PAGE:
The FAA has announced that its Automatic Dependent Surveillance-Broadcast (ADS-B) rebate reservation system will be available sometime during the afternoon on Sept. 19, allowing aircraft owners to apply online for a $500 rebate toward the cost of installing ADS-B Out equipment in their aircraft.
Owners who wish to participate in the rebate program will be required to complete an online form available through a link on the FAA’s rebate page. The form will require information about their aircraft as well as the make and model of the ADS-B equipment they plan to install and the scheduled installation date. The installation date is important because owners will have just 60 days from then to fly with the equipment, validate that it is working properly, and claim the rebate.
“Aircraft owners who want to participate in the program should make sure their aircraft registration information is correct now to avoid delays,” said Rune Duke, AOPA director of airspace and air traffic. “This is also a good time to decide which ADS-B product works for you. And while you can go ahead and purchase eligible equipment and schedule an installation date now, it’s important to note that you cannot actually install the new equipment until after the rebate becomes available if you want to remain eligible for the program.”
Aircraft owners can learn more about what rebate-eligible equipment is available for their aircraft with the help of the FAA’s ADS-B equipment search page.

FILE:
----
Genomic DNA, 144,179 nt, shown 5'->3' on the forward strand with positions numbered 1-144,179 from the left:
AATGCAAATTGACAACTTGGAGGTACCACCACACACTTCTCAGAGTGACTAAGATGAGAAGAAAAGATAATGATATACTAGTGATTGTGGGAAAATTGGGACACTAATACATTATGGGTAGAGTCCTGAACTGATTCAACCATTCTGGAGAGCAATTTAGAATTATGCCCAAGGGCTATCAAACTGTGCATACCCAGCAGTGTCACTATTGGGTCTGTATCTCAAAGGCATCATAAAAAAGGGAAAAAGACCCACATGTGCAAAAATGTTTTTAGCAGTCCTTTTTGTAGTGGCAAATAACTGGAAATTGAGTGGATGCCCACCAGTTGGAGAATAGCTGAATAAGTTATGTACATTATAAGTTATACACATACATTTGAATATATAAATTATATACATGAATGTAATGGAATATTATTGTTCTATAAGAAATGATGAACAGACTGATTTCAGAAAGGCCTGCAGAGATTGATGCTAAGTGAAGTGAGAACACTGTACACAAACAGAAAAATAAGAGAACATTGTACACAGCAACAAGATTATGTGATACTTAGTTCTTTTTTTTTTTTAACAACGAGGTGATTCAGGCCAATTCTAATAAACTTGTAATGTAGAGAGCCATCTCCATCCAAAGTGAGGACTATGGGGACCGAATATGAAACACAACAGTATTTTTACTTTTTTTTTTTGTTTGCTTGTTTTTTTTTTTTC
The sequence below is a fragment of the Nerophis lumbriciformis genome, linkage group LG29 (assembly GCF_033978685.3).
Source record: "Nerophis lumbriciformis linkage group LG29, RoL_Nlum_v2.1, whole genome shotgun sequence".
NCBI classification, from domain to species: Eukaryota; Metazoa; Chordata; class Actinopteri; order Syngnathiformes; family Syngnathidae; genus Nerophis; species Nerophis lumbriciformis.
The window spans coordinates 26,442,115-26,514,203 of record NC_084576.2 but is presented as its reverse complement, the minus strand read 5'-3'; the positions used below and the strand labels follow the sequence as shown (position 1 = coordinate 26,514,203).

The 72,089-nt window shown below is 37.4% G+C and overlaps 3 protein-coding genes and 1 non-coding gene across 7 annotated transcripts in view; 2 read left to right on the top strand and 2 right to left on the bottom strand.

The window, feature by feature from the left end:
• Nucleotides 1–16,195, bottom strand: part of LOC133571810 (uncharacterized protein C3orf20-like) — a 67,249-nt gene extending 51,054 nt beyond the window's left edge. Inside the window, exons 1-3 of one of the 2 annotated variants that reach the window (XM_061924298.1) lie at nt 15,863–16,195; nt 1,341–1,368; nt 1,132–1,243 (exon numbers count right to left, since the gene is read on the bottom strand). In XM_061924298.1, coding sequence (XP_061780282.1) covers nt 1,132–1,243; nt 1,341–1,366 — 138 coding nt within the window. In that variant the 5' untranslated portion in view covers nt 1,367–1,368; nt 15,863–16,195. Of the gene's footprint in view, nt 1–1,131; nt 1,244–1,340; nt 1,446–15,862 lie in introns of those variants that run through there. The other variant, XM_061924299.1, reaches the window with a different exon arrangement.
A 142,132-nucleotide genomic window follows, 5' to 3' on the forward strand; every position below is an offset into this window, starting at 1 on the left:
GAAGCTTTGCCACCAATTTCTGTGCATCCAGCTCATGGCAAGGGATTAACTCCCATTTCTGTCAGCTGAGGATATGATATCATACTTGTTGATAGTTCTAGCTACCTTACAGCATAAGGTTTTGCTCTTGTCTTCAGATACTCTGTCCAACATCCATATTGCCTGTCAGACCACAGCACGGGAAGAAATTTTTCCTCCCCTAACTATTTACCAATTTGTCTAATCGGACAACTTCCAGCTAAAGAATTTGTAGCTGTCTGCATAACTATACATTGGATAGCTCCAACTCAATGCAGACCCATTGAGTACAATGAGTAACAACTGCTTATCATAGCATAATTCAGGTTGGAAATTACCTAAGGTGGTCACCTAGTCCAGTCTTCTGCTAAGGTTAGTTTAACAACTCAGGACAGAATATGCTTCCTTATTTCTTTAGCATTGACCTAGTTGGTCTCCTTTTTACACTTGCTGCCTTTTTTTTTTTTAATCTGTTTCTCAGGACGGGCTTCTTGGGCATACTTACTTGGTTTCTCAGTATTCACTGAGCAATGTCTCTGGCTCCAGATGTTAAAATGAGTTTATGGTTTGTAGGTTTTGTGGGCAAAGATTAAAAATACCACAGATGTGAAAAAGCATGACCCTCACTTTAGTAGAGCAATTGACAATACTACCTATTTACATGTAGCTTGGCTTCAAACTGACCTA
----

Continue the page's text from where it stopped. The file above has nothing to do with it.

A total of 20,000 rebates will be available through the program, which will run for approximately one year or until all the rebates have been claimed. The program also allows for just one rebate per aircraft owner.
AOPA and other industry groups, including the Aircraft Electronics Association and the General Aviation Manufacturers Association, strongly encouraged the FAA to develop the rebate program to help general aviation pilots offset the cost of equipping ahead of the FAA’s Jan. 1, 2020, deadline. After that date, aircraft that have not equipped for ADS-B will not be allowed to fly in most airspace where a Mode C transponder is required today.
The FAA announced the rebate program in June at a news conference that included AOPA President Mark Baker.
“This program is designed to help aircraft owners who might be reluctant to equip because of cost get ready for the 2020 deadline,” said Baker. “We don’t want to see aircraft grounded because of the cost of participation in ADS-B, so we’re pleased the FAA is moving forward with implementation so that more owners can take full advantage of the safety benefits offered by ADS-B.”
Once the rebate reservation system is active and pilots have their new equipment installed, they will be required to conduct a validation flight to demonstrate that the ADS-B equipment is functioning properly. Guidance on how to conduct that flight is available in the rebate rules. Having completed the flight, owners also will be required to obtain a performance report, which is available through the FAA’s Public Performance Report Request page. Additional information about how to use the reporting system is available through AOPA.
A number of ADS-B equipment manufacturers have offered bridge rebate programs for owners wishing to equip before the FAA’s rebate becomes available, but the majority of those have either already expired or will expire when the rebate reservation system goes live. The exceptions are Avidyne and Bendix/King, both of which offer programs that will remain in effect until Sept. 30.
Aircraft owners can learn more about the ADS-B rebate program through the FAA’s frequently asked questions page and stay up to date on the latest program news by signing up for alerts using the “subscribe” link in the upper right corner of the FAA’s ADS-B rebate page.